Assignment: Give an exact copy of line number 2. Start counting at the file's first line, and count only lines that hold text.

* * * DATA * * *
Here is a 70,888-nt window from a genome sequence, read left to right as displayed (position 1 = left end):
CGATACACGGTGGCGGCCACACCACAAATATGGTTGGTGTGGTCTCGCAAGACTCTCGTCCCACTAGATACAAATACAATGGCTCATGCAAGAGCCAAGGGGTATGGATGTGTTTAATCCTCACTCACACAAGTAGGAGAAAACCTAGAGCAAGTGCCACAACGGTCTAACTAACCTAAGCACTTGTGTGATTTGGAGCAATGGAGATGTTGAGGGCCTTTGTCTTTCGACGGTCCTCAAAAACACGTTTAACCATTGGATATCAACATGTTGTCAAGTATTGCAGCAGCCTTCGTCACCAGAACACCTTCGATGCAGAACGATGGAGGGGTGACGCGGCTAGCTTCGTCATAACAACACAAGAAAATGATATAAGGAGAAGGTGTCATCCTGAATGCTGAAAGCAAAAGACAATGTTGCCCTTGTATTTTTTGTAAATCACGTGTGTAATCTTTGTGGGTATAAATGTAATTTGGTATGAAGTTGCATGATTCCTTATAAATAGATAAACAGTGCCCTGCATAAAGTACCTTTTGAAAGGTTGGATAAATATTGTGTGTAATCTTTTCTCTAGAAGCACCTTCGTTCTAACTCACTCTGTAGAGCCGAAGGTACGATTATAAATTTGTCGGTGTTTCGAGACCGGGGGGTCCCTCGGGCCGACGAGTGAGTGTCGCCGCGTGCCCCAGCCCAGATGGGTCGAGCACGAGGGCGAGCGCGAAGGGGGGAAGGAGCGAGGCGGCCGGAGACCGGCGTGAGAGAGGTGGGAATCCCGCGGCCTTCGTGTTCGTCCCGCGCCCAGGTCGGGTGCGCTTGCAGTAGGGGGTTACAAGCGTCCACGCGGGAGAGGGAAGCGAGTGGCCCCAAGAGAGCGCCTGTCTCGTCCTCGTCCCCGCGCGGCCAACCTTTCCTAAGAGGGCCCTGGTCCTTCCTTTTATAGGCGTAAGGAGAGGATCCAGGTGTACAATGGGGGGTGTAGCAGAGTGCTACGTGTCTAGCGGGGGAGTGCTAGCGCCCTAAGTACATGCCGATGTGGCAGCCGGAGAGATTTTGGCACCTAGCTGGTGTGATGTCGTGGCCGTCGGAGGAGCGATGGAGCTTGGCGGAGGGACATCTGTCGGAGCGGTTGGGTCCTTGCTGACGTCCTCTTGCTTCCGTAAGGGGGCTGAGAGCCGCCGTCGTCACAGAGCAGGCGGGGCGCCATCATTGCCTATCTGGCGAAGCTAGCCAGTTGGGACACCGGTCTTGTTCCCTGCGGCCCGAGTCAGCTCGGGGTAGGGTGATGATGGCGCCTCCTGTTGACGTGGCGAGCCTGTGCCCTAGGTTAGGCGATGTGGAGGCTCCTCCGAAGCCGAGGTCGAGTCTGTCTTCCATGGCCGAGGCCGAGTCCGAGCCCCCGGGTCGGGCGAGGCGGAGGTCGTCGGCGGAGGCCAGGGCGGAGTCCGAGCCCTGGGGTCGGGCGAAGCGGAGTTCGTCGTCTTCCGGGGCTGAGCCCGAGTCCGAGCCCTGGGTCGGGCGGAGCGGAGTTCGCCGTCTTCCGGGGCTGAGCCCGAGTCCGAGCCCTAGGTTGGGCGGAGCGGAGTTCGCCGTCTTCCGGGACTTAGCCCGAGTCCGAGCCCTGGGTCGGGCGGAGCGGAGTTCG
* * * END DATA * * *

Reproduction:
CGATACACGGTGGCGGCCACACCACAAATATGGTTGGTGTGGTCTCGCAAGACTCTCGTCCCACTAGATACAAATACAATGGCTCATGCAAGAGCCAAGGGGTATGGATGTGTTTAATCCTCACTCACACAAGTAGGAGAAAACCTAGAGCAAGTGCCACAACGGTCTAACTAACCTAAGCACTTGTGTGATTTGGAGCAATGGAGATGTTGAGGGCCTTTGTCTTTCGACGGTCCTCAAAAACACGTTTAACCATTGGATATCAACATGTTGTCAAGTATTGCAGCAGCCTTCGTCACCAGAACACCTTCGATGCAGAACGATGGAGGGGTGACGCGGCTAGCTTCGTCATAACAACACAAGAAAATGATATAAGGAGAAGGTGTCATCCTGAATGCTGAAAGCAAAAGACAATGTTGCCCTTGTATTTTTTGTAAATCACGTGTGTAATCTTTGTGGGTATAAATGTAATTTGGTATGAAGTTGCATGATTCCTTATAAATAGATAAACAGTGCCCTGCATAAAGTACCTTTTGAAAGGTTGGATAAATATTGTGTGTAATCTTTTCTCTAGAAGCACCTTCGTTCTAACTCACTCTGTAGAGCCGAAGGTACGATTATAAATTTGTCGGTGTTTCGAGACCGGGGGGTCCCTCGGGCCGACGAGTGAGTGTCGCCGCGTGCCCCAGCCCAGATGGGTCGAGCACGAGGGCGAGCGCGAAGGGGGGAAGGAGCGAGGCGGCCGGAGACCGGCGTGAGAGAGGTGGGAATCCCGCGGCCTTCGTGTTCGTCCCGCGCCCAGGTCGGGTGCGCTTGCAGTAGGGGGTTACAAGCGTCCACGCGGGAGAGGGAAGCGAGTGGCCCCAAGAGAGCGCCTGTCTCGTCCTCGTCCCCGCGCGGCCAACCTTTCCTAAGAGGGCCCTGGTCCTTCCTTTTATAGGCGTAAGGAGAGGATCCAGGTGTACAATGGGGGGTGTAGCAGAGTGCTACGTGTCTAGCGGGGGAGTGCTAGCGCCCTAAGTACATGCCGATGTGGCAGCCGGAGAGATTTTGGCACCTAGCTGGTGTGATGTCGTGGCCGTCGGAGGAGCGATGGAGCTTGGCGGAGGGACATCTGTCGGAGCGGTTGGGTCCTTGCTGACGTCCTCTTGCTTCCGTAAGGGGGCTGAGAGCCGCCGTCGTCACAGAGCAGGCGGGGCGCCATCATTGCCTATCTGGCGAAGCTAGCCAGTTGGGACACCGGTCTTGTTCCCTGCGGCCCGAGTCAGCTCGGGGTAGGGTGATGATGGCGCCTCCTGTTGACGTGGCGAGCCTGTGCCCTAGGTTAGGCGATGTGGAGGCTCCTCCGAAGCCGAGGTCGAGTCTGTCTTCCATGGCCGAGGCCGAGTCCGAGCCCCCGGGTCGGGCGAGGCGGAGGTCGTCGGCGGAGGCCAGGGCGGAGTCCGAGCCCTGGGGTCGGGCGAAGCGGAGTTCGTCGTCTTCCGGGGCTGAGCCCGAGTCCGAGCCCTGGGTCGGGCGGAGCGGAGTTCGCCGTCTTCCGGGGCTGAGCCCGAGTCCGAGCCCTAGGTTGGGCGGAGCGGAGTTCGCCGTCTTCCGGGACTTAGCCCGAGTCCGAGCCCTGGGTCGGGCGGAGCGGAGTTCG